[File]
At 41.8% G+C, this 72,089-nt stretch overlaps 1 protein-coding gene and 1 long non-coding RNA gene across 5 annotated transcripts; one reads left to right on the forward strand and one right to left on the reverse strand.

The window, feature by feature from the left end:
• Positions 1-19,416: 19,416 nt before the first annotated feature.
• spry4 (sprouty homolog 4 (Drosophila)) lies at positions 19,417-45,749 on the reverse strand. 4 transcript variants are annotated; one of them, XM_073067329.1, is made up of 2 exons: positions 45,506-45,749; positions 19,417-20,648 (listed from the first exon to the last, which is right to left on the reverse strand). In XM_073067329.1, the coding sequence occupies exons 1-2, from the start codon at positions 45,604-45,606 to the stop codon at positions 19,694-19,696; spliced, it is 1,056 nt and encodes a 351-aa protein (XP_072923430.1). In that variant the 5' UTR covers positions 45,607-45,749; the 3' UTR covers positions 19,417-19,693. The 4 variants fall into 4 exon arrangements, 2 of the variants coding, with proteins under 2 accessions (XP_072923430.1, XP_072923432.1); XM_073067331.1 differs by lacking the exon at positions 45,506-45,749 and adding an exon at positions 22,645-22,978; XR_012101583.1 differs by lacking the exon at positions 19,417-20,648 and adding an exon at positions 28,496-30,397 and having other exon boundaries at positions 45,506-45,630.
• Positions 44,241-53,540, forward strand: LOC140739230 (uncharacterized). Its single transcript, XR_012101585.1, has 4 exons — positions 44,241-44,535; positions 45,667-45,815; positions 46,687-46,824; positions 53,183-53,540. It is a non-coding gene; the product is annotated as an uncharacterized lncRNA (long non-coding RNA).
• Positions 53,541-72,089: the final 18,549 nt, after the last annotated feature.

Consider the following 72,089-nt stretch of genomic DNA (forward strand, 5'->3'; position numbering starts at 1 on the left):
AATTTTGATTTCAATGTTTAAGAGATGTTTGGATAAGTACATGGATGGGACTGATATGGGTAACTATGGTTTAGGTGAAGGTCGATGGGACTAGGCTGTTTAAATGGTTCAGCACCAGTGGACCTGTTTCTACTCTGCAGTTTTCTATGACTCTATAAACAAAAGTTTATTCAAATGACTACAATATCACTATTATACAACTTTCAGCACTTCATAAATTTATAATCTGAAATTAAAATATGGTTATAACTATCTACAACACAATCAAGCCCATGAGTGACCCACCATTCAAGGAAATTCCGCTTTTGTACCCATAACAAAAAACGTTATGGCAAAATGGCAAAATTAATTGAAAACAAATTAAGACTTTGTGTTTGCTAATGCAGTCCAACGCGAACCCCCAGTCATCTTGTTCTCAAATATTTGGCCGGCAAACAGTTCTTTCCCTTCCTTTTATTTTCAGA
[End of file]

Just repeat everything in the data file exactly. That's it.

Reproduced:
At 41.8% G+C, this 72,089-nt stretch overlaps 1 protein-coding gene and 1 long non-coding RNA gene across 5 annotated transcripts; one reads left to right on the forward strand and one right to left on the reverse strand.

The window, feature by feature from the left end:
• Positions 1-19,416: 19,416 nt before the first annotated feature.
• spry4 (sprouty homolog 4 (Drosophila)) lies at positions 19,417-45,749 on the reverse strand. 4 transcript variants are annotated; one of them, XM_073067329.1, is made up of 2 exons: positions 45,506-45,749; positions 19,417-20,648 (listed from the first exon to the last, which is right to left on the reverse strand). In XM_073067329.1, the coding sequence occupies exons 1-2, from the start codon at positions 45,604-45,606 to the stop codon at positions 19,694-19,696; spliced, it is 1,056 nt and encodes a 351-aa protein (XP_072923430.1). In that variant the 5' UTR covers positions 45,607-45,749; the 3' UTR covers positions 19,417-19,693. The 4 variants fall into 4 exon arrangements, 2 of the variants coding, with proteins under 2 accessions (XP_072923430.1, XP_072923432.1); XM_073067331.1 differs by lacking the exon at positions 45,506-45,749 and adding an exon at positions 22,645-22,978; XR_012101583.1 differs by lacking the exon at positions 19,417-20,648 and adding an exon at positions 28,496-30,397 and having other exon boundaries at positions 45,506-45,630.
• Positions 44,241-53,540, forward strand: LOC140739230 (uncharacterized). Its single transcript, XR_012101585.1, has 4 exons — positions 44,241-44,535; positions 45,667-45,815; positions 46,687-46,824; positions 53,183-53,540. It is a non-coding gene; the product is annotated as an uncharacterized lncRNA (long non-coding RNA).
• Positions 53,541-72,089: the final 18,549 nt, after the last annotated feature.

Consider the following 72,089-nt stretch of genomic DNA (forward strand, 5'->3'; position numbering starts at 1 on the left):
AATTTTGATTTCAATGTTTAAGAGATGTTTGGATAAGTACATGGATGGGACTGATATGGGTAACTATGGTTTAGGTGAAGGTCGATGGGACTAGGCTGTTTAAATGGTTCAGCACCAGTGGACCTGTTTCTACTCTGCAGTTTTCTATGACTCTATAAACAAAAGTTTATTCAAATGACTACAATATCACTATTATACAACTTTCAGCACTTCATAAATTTATAATCTGAAATTAAAATATGGTTATAACTATCTACAACACAATCAAGCCCATGAGTGACCCACCATTCAAGGAAATTCCGCTTTTGTACCCATAACAAAAAACGTTATGGCAAAATGGCAAAATTAATTGAAAACAAATTAAGACTTTGTGTTTGCTAATGCAGTCCAACGCGAACCCCCAGTCATCTTGTTCTCAAATATTTGGCCGGCAAACAGTTCTTTCCCTTCCTTTTATTTTCAGA